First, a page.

Friday 23 March 2018

'It’s going to be a nasty campaign' - Irish man calls for respect on both sides in Australia marriage vote

Mark Govern
Mark Govern

Ryan O'Rourke

An Irishman living in Australia has called for respect on both sides as the country prepares to cast its vote on whether or not to legalise same-sex marriage.

Mark Govern (34) from Tallaght in Dublin previously played a part in Ireland's marriage referendum, particularly with the “home to vote” campaign which encouraged Irish people to return from abroad to cast their vote back in 2015.

Mr Govern, who is now living in Sydney, has called for respect on both sides of Australia’s upcoming postal survey which will allow the public to give their opinion on whether Australia should legalise same-sex marriage.

Australians will be asked “Should the law be changed to allow same-sex couples to marry?”

“Do not get nasty, respect the no side, respect their opinion and argue you against it in a respectful way,” Mr Govern told

The Irishman said he is expecting this campaign get bitter, especially compared to the Irish referendum. He says he has already seen signs containing derogatory comments directed towards members of the LGTBI community.

“It’s going to be a nasty campaign, so we have to get behind it and push for a yes vote.”

Mr Govern also said that comparing Ireland and Australia’s campaigns for marriage equality is like “comparing apples and oranges".

“Australia is a very big country, and it’s very religious.

“Outside of the big cities attitudes can be strange, you can find that the attitude can be anti-anything different,” he said.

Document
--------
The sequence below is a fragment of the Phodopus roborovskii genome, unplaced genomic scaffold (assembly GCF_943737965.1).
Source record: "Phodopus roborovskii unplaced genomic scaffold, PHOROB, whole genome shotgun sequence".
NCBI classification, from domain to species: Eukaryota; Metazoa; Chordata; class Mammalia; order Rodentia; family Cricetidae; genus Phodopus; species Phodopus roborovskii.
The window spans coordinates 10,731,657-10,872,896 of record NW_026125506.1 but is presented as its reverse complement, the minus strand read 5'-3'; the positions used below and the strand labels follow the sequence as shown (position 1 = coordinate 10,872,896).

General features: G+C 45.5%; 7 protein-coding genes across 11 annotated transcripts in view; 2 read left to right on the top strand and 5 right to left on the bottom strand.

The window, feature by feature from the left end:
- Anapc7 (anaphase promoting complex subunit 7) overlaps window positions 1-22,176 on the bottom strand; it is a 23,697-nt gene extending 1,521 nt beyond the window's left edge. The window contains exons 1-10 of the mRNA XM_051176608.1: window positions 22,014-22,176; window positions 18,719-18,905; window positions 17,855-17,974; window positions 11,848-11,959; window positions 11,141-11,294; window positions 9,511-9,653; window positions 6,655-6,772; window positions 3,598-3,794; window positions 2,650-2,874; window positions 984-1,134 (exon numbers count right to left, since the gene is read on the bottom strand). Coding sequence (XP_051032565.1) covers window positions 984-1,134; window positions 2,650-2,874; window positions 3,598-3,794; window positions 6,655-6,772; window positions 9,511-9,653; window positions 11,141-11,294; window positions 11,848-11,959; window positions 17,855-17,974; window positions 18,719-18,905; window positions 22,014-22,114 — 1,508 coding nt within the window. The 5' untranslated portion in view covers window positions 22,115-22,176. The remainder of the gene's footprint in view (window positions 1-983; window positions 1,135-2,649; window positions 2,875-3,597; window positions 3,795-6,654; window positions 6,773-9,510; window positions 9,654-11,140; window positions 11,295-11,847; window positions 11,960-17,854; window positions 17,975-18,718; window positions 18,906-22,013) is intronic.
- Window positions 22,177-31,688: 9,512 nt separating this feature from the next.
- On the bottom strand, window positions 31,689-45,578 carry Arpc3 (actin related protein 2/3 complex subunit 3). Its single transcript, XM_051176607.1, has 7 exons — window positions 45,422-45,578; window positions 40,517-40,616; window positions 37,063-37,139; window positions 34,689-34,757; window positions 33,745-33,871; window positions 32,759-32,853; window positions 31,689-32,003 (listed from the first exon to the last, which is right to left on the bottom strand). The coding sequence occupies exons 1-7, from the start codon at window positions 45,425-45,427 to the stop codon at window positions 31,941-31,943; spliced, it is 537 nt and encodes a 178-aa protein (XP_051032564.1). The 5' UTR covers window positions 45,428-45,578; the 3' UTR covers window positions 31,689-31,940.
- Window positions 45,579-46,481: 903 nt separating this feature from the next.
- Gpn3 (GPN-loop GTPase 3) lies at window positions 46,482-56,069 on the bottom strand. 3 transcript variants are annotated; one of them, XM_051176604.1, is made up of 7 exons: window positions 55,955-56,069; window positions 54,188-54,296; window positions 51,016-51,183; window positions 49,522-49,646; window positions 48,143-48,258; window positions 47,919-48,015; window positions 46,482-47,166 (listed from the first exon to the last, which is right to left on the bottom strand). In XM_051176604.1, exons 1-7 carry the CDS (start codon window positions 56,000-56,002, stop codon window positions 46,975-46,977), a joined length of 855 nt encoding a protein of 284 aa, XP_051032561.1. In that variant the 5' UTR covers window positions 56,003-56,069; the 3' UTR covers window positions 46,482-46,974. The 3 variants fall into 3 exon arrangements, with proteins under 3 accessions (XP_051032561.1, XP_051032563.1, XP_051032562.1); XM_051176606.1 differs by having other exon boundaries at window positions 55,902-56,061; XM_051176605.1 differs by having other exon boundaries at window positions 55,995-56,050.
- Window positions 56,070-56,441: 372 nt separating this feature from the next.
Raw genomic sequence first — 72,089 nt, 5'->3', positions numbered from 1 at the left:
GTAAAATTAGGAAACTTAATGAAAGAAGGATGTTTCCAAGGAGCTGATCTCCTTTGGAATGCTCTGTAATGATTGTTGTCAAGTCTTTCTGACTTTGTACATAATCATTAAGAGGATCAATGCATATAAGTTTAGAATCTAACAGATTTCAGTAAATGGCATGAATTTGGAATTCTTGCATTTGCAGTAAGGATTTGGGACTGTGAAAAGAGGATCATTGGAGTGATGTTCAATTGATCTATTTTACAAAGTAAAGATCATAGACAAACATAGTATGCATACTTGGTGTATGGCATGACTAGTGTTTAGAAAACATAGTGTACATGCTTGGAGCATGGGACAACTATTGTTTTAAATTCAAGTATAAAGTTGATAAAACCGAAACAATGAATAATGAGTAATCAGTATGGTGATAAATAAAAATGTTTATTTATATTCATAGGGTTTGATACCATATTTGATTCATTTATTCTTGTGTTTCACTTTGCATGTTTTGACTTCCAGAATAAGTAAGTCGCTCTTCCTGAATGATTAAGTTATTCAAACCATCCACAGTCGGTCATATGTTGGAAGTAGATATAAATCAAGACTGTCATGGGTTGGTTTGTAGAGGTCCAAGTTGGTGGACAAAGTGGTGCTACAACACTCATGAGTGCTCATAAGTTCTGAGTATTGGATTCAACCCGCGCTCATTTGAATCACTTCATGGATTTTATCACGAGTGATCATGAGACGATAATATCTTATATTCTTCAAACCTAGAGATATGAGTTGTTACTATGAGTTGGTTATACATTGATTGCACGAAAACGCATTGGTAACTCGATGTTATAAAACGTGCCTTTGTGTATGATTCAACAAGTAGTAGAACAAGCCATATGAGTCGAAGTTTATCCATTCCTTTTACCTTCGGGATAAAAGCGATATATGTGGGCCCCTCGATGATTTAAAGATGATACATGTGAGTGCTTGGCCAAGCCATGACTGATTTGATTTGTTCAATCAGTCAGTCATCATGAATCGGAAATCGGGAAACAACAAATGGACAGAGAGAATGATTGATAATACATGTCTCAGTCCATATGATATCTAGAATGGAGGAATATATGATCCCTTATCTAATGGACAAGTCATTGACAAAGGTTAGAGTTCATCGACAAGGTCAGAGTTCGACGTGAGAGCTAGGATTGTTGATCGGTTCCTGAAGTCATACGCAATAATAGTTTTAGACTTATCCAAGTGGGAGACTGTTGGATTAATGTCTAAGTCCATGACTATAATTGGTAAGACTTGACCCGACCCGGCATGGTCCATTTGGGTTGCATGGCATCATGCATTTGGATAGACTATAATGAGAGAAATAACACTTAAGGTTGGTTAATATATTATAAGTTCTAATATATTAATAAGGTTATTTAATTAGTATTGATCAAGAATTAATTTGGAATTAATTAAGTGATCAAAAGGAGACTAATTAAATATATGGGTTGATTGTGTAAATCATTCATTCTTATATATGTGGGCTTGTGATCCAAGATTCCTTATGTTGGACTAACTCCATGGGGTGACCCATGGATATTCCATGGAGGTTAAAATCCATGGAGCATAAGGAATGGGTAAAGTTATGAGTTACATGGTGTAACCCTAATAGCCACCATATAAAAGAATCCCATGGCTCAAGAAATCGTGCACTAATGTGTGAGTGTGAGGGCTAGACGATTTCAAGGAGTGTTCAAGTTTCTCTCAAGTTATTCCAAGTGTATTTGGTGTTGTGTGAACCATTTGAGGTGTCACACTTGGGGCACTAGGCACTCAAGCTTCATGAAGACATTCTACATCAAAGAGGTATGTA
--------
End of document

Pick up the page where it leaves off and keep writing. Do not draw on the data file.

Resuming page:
Mr Govern wanted to remind everyone to keep it respectful and to keep a level head. He also took on two of the main arguments of the no side.

“It’s a civil marriage we’re campaigning for, not a religious one.

“And gay people already have children all the time, you are just extending the rights of marriage to these families.”

The postal survey is different from the Irish referendum in a number of ways. Australia doesn’t actually need a referendum to change the law. In 2015 there were calls for to allow MPs a free vote on the issue. The prime minister of the time, Tony Abbot, instead proposed a plebiscite, which is a compulsory national vote.

Soon after this Mr Abbot, who is a campaigner for the No vote, was replaced by Malcolm Turnbull, a supporter of marriage equality.

In August for a compulsory plebiscite was blocked again by a senate, so Mr Turnbull suggested a voluntary postal vote as a second best option. This will allow the Australian government to tell what exactly the public want, but will not actually change anything.

A yes vote could result in a successful law to legalise same-sex marriage, but it will not guarantee it, as it will lead to vote of parliament. A no vote, however, would mean there would be no free parliamentary vote on same-sex marriage.

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